Section 4.1 — Simple linear regression#

This notebook contains the code examples from Section 4.1 Simple linear regression from the No Bullshit Guide to Statistics.

Notebook setup#

# load Python modules
import os
import numpy as np
import pandas as pd
import seaborn as sns
import matplotlib.pyplot as plt
# Figures setup
plt.clf()  # needed otherwise `sns.set_theme` doesn"t work
from plot_helpers import RCPARAMS
RCPARAMS.update({"figure.figsize": (5, 3)})   # good for screen
# RCPARAMS.update({"figure.figsize": (5, 1.6)})  # good for print
sns.set_theme(
    context="paper",
    style="whitegrid",
    palette="colorblind",
    rc=RCPARAMS,
)

# High-resolution please
%config InlineBackend.figure_format = "retina"

# Where to store figures
DESTDIR = "figures/lm/simple"
<Figure size 640x480 with 0 Axes>
from ministats import plot_residuals
from ministats import plot_residuals2
from ministats.utils import savefigure
# set random seed for repeatability
np.random.seed(42)
import warnings
# silence kurtosistest warning when using n < 20
warnings.filterwarnings("ignore", category=UserWarning)

\(\def\stderr#1{\mathbf{se}_{#1}}\) \(\def\stderrhat#1{\hat{\mathbf{se}}_{#1}}\) \(\newcommand{\Mean}{\textbf{Mean}}\) \(\newcommand{\Var}{\textbf{Var}}\) \(\newcommand{\Std}{\textbf{Std}}\) \(\newcommand{\Freq}{\textbf{Freq}}\) \(\newcommand{\RelFreq}{\textbf{RelFreq}}\) \(\newcommand{\DMeans}{\textbf{DMeans}}\) \(\newcommand{\Prop}{\textbf{Prop}}\) \(\newcommand{\DProps}{\textbf{DProps}}\)

\[ \newcommand{\CI}[1]{\textbf{CI}_{#1}} \newcommand{\CIL}[1]{\textbf{L}_{#1}} \newcommand{\CIU}[1]{\textbf{U}_{#1}} \newcommand{\ci}[1]{\textbf{ci}_{#1}} \newcommand{\cil}[1]{\textbf{l}_{#1}} \newcommand{\ciu}[1]{\textbf{u}_{#1}} \]

(this cell contains the macro definitions like \(\stderr{\overline{\mathbf{x}}}\), \(\stderrhat{}\), \(\Mean\), …)

Definitions#

Linear model#

from scipy.stats import norm

# Define the linear model function
def linear_model(x):
    return 30 + 5 * x

# Define sigma for the normal distribution
sigma = 8

with sns.axes_style("ticks"):
    fig, ax = plt.subplots(figsize=(5, 3))

    # Plot the linear model
    xs = np.linspace(0, 8, 200)
    ys = linear_model(xs)
    sns.lineplot(x=xs, y=ys, ax=ax, label=r"$\mu_Y(x) = \beta_0 + \beta_1x$", linewidth=2)
    
    # Plot Gaussian distributions at specified x positions and add sigma lines
    x_positions = range(1,8)
    for x_pos in x_positions:
        y_pos = linear_model(x_pos)
        ys = np.linspace(y_pos-3.5*sigma, y_pos+3.5*sigma, 100)
        pdf = 0.7*norm(loc=y_pos, scale=sigma).pdf(ys)
        ax.fill_betweenx(ys, x_pos - pdf * sigma, x_pos, color="grey", alpha=0.5)
        # Draw vertical sigma line and label it on the opposite side of the Gaussian shape
        ax.plot([x_pos, x_pos], [y_pos, y_pos - sigma], "k", lw=1)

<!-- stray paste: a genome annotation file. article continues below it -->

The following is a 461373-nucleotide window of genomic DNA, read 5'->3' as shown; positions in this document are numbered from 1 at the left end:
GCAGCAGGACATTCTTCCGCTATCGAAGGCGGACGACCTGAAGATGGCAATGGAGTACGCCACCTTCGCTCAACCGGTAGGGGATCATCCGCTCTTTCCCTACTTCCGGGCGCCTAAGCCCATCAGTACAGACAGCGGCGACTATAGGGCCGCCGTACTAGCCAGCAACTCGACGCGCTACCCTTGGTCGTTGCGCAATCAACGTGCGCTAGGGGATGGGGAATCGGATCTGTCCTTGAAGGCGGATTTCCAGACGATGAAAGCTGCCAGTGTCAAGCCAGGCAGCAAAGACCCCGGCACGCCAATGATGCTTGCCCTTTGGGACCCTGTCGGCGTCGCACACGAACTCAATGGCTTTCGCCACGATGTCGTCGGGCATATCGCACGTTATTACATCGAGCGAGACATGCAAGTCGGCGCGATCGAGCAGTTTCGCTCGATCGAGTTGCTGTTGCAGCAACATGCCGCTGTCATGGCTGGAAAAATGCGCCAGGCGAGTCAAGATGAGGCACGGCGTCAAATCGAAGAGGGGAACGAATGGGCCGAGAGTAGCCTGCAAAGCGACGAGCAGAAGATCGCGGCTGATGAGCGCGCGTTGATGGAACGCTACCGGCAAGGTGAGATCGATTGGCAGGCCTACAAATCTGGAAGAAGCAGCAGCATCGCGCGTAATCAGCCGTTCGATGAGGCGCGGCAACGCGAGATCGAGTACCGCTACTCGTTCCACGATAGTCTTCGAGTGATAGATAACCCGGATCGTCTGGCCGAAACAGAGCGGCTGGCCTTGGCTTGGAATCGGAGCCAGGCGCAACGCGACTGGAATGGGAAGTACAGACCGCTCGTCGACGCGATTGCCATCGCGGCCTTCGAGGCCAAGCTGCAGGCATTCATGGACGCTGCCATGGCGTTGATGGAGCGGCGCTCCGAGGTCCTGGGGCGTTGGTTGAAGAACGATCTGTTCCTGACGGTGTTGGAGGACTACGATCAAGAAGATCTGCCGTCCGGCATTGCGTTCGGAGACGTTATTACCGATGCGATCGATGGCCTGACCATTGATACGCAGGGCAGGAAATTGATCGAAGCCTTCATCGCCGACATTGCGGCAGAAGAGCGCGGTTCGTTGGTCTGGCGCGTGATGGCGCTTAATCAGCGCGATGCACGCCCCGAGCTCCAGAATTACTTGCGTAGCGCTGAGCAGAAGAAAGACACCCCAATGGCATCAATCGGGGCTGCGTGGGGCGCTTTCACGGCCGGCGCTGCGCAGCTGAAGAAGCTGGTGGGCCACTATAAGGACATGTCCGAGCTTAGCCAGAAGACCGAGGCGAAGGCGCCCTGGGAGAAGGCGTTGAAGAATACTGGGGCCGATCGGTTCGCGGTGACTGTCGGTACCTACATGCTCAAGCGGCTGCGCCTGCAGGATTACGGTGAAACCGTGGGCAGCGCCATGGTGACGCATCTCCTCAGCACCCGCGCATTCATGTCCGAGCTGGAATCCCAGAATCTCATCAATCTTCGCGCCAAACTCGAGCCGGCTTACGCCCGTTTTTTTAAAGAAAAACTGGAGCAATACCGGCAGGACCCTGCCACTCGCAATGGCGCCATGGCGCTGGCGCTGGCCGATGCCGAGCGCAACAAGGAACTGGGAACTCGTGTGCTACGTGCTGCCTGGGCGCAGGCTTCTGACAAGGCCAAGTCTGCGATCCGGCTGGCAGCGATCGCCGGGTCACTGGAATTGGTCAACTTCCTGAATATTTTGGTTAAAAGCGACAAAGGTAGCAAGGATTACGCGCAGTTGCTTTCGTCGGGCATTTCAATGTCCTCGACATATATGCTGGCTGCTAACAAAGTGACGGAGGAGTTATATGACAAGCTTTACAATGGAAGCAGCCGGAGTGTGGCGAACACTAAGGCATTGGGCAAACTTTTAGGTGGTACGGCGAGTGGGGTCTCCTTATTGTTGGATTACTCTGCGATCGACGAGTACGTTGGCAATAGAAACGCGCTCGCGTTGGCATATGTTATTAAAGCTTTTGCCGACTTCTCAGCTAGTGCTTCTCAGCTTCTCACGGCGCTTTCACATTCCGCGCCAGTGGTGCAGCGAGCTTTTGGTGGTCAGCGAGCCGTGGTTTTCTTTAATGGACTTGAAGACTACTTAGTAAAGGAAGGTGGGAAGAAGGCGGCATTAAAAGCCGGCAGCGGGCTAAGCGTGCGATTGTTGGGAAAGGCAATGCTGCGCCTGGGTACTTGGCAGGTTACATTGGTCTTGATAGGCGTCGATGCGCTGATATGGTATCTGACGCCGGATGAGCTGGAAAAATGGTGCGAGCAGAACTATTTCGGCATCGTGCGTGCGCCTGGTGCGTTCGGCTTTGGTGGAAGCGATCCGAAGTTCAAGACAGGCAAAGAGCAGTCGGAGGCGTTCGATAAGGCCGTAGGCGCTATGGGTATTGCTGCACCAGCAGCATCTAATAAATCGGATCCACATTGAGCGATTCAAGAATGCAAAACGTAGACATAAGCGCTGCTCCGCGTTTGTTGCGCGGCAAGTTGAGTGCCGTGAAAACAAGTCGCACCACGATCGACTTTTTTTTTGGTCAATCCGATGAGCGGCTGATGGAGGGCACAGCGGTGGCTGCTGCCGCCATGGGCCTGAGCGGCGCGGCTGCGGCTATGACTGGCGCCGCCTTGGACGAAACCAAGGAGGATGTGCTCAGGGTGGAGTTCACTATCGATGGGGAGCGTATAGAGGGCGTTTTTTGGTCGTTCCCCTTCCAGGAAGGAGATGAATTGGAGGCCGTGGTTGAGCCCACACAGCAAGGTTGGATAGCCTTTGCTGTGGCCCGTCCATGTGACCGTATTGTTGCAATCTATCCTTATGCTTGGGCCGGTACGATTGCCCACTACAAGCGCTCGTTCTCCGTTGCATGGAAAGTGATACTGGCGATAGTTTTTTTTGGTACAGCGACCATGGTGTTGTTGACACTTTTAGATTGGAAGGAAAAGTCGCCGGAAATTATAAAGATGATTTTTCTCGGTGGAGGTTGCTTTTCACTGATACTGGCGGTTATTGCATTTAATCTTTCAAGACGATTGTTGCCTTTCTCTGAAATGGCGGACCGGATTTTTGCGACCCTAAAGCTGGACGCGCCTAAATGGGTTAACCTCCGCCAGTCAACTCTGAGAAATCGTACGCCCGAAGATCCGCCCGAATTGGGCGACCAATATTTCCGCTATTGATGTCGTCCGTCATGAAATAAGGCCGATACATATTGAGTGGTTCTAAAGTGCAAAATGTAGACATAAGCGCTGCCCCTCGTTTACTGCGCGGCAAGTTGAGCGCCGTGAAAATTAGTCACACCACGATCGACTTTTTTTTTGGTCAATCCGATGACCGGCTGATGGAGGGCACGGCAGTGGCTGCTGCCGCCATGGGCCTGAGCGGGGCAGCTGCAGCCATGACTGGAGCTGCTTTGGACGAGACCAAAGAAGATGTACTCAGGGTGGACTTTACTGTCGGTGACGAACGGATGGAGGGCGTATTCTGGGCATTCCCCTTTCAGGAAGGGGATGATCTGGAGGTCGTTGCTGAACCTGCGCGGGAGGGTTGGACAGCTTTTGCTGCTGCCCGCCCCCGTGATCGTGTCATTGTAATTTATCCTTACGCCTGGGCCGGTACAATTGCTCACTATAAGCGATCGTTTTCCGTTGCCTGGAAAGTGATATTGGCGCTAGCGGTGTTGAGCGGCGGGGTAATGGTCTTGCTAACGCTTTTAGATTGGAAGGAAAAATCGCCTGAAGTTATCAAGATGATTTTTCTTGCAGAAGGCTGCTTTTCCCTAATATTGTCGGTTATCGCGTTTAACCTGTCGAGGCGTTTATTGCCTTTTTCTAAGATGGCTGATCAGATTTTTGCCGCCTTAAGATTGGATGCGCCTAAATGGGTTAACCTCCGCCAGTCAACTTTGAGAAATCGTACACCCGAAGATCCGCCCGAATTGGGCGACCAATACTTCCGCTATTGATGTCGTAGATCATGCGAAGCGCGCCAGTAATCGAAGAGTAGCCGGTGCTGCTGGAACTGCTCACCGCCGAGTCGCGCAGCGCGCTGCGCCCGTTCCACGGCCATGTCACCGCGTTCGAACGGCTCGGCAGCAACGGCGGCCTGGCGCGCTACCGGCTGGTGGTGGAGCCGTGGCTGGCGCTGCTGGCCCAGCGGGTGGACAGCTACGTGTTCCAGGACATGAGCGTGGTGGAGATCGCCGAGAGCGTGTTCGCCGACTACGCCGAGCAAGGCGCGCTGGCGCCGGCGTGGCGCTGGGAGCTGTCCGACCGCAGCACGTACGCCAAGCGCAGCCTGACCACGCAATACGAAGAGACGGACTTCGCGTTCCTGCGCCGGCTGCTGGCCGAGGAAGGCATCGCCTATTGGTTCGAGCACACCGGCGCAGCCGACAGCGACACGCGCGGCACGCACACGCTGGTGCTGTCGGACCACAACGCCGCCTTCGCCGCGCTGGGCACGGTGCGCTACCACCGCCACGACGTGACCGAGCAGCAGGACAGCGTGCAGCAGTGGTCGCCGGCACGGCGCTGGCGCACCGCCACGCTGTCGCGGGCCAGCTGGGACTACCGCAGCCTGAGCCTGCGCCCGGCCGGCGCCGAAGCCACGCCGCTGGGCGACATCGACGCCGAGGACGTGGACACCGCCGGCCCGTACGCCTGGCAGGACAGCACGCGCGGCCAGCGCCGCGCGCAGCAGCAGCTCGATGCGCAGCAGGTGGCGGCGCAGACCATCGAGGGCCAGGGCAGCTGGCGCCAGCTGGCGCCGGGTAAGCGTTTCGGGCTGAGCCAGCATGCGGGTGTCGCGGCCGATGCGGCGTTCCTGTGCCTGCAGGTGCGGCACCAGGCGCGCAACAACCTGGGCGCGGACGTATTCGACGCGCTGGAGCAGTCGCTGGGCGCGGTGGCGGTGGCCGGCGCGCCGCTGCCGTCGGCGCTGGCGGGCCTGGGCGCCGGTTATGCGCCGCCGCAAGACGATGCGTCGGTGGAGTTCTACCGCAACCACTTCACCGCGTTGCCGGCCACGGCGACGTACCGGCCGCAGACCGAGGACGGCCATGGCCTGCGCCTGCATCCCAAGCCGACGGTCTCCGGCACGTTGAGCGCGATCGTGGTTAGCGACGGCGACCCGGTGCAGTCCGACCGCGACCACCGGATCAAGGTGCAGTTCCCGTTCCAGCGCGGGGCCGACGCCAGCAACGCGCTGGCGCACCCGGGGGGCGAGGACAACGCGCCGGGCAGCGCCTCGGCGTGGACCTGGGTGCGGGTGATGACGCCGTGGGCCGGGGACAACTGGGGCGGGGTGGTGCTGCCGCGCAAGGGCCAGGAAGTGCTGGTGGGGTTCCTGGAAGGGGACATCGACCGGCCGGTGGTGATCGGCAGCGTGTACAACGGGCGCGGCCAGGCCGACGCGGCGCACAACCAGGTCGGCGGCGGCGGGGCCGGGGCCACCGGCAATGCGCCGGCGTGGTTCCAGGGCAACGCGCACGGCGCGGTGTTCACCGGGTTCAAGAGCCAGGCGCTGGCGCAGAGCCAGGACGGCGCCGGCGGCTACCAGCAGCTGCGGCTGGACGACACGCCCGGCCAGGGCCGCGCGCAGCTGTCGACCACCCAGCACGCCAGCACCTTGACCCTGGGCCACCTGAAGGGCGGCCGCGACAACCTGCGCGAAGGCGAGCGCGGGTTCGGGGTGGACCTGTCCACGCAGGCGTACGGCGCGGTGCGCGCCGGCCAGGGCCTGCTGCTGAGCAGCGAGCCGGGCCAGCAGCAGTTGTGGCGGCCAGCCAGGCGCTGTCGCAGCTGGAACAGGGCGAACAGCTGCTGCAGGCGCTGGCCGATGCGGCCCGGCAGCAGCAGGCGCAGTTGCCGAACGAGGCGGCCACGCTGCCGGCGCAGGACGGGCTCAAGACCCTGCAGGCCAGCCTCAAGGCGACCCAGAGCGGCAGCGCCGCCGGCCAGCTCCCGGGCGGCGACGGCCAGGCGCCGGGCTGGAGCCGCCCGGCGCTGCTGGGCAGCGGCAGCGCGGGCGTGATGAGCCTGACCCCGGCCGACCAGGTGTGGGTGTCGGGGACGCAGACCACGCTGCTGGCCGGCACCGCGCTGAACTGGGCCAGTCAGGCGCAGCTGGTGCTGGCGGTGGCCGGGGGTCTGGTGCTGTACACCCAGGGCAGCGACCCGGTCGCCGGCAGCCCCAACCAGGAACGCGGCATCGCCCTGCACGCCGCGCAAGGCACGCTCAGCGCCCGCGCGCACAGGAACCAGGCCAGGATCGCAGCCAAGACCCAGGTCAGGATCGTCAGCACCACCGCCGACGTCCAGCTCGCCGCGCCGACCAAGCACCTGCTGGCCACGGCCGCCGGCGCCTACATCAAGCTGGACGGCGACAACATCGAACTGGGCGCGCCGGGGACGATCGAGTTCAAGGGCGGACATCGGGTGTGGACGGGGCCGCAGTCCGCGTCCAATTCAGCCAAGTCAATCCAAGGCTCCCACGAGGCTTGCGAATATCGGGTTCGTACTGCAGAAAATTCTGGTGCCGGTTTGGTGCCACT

ax.text(x_pos + 0.06, y_pos - sigma / 2, r"$\sigma$", fontsize=12, va="center")

    # y-intercept
    ax.text(0 - 0.15, 30, r"$\beta_0$", fontsize=10, va="center", ha="right")

    # Set up x-axis
    ax.set_xlim([0, 8])
    ax.set_xlabel("$x$")
    ax.set_xticklabels([])
    
    # Set up y-axis
    ax.set_ylim([0, 100])
    ax.set_ylabel("$y$")
    ax.set_yticks(range(0,110,10))
    ax.set_yticklabels([])
    
    ax.legend(loc="upper left")

filename = os.path.join(DESTDIR, "linear_model_xy_with_gaussians.pdf")
savefigure(fig, filename)
Saved figure to figures/lm/simple/linear_model_xy_with_gaussians.pdf
Saved figure to figures/lm/simple/linear_model_xy_with_gaussians.png
../_images/987ecbf925cf373348308656c4ae63276009d581016385ca8c0c7ce965ab6a3a.png

Example: students score as a function of effort#

students = pd.read_csv("../datasets/students.csv")
students.head()
student_ID background curriculum effort score
0 1 arts debate 10.96 75.0
1 2 science lecture 8.69 75.0
2 3 arts debate 8.60 67.0
3 4 arts lecture 7.92 70.3
4 5 science debate 9.90 76.1
efforts = students["effort"]
scores = students["score"]
sns.scatterplot(x=efforts, y=scores)

filename = os.path.join(DESTDIR, "students_scores_vs_effort_scatterplot.pdf")
savefigure(plt.gcf(), filename)
Saved figure to figures/lm/simple/students_scores_vs_effort_scatterplot.pdf
Saved figure to figures/lm/simple/students_scores_vs_effort_scatterplot.png
../_images/759e6f91a60e9f32d58b94da8d5e96523f29a3088c8440536e9e2913643ed7c8.png

Parameter estimation using least squares#

meaneffort = efforts.mean()
meanscore = scores.mean()
num = np.sum( (efforts-meaneffort)*(scores-meanscore) )
denom = np.sum( (efforts - meaneffort)**2 )
b1 = num / denom
b1
4.504850344209071
b0 = meanscore - b1*meaneffort
b0
32.46580930159963
es = np.linspace(5, 12)
shats = b0 + b1*es
sns.lineplot(x=es, y=shats)
sns.scatterplot(x=efforts, y=scores)

filename = os.path.join(DESTDIR, "students_scores_vs_effort_with_line.pdf")
savefigure(plt.gcf(), filename)
Saved figure to figures/lm/simple/students_scores_vs_effort_with_line.pdf
Saved figure to figures/lm/simple/students_scores_vs_effort_with_line.png
../_images/61a3c06de42cbcfe46df39c25b636d34ef0eabee28416694685586039e7730b4.png
# # ALT.
# sns.regplot(x=efforts, y=scores, ci=None);

Least squares optimization for the parameters#